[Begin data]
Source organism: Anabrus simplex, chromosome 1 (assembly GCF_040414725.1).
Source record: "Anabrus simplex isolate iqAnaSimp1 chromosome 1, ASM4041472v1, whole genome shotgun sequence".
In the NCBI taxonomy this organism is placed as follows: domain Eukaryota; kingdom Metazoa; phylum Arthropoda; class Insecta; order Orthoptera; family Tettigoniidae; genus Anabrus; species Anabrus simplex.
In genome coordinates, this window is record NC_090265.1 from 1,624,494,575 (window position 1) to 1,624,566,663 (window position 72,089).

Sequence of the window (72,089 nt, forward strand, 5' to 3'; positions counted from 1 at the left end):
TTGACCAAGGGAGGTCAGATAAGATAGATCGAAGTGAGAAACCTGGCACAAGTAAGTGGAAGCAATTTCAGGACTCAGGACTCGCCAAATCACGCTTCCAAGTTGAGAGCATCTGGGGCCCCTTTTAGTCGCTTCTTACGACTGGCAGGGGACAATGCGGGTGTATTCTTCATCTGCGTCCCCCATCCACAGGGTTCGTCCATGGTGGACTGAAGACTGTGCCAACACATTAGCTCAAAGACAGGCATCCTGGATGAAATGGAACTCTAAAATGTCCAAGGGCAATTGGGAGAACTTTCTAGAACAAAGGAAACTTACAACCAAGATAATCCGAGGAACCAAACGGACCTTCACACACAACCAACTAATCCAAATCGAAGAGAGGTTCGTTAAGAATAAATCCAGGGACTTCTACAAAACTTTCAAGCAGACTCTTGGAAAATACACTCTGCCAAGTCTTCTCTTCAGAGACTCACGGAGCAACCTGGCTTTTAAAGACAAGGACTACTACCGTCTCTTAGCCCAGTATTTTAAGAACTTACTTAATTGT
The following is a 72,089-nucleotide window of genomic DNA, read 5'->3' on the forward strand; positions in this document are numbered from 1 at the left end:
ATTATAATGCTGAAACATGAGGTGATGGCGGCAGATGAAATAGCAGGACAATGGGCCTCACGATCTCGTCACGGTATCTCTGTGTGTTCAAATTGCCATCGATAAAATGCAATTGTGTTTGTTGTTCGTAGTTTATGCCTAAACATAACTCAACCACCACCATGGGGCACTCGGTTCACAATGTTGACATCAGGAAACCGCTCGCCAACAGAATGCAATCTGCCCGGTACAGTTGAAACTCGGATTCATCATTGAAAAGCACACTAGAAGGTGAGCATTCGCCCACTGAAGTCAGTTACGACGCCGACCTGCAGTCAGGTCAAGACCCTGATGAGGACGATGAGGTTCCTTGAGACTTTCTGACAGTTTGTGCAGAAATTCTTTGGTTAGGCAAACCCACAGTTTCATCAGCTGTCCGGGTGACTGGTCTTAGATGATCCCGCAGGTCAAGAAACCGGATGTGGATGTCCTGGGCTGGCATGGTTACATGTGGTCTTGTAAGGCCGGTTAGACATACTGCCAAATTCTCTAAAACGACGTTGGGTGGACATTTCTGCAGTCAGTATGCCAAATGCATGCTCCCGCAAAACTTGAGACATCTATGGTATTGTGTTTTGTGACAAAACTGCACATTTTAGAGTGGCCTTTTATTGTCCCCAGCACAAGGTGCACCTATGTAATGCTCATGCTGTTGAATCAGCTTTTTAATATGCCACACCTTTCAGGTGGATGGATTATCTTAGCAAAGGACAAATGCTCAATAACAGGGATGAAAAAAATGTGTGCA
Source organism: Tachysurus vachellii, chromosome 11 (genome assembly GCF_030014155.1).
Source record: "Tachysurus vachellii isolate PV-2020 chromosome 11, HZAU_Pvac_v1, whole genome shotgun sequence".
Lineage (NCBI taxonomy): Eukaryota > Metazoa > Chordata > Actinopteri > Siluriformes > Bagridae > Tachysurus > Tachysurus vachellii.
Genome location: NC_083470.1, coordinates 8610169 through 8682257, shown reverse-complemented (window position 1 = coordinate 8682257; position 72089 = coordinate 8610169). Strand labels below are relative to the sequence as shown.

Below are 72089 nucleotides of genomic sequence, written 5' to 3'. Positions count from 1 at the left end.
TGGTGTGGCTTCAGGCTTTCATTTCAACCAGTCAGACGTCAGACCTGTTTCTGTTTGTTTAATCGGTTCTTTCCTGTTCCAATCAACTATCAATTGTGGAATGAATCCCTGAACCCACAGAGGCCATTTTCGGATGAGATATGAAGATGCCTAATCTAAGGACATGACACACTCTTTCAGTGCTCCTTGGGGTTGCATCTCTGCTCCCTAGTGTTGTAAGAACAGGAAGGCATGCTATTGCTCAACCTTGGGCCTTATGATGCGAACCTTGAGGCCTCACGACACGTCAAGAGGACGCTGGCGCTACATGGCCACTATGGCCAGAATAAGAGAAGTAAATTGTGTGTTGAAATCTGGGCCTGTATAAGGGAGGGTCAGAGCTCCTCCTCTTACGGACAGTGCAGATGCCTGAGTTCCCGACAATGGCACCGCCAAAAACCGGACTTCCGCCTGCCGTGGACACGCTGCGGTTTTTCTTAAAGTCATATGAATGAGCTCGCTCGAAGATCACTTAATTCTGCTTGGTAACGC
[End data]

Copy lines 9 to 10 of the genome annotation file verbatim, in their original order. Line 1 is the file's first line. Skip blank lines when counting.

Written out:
Source organism: Tachysurus vachellii, chromosome 11 (genome assembly GCF_030014155.1).
Source record: "Tachysurus vachellii isolate PV-2020 chromosome 11, HZAU_Pvac_v1, whole genome shotgun sequence".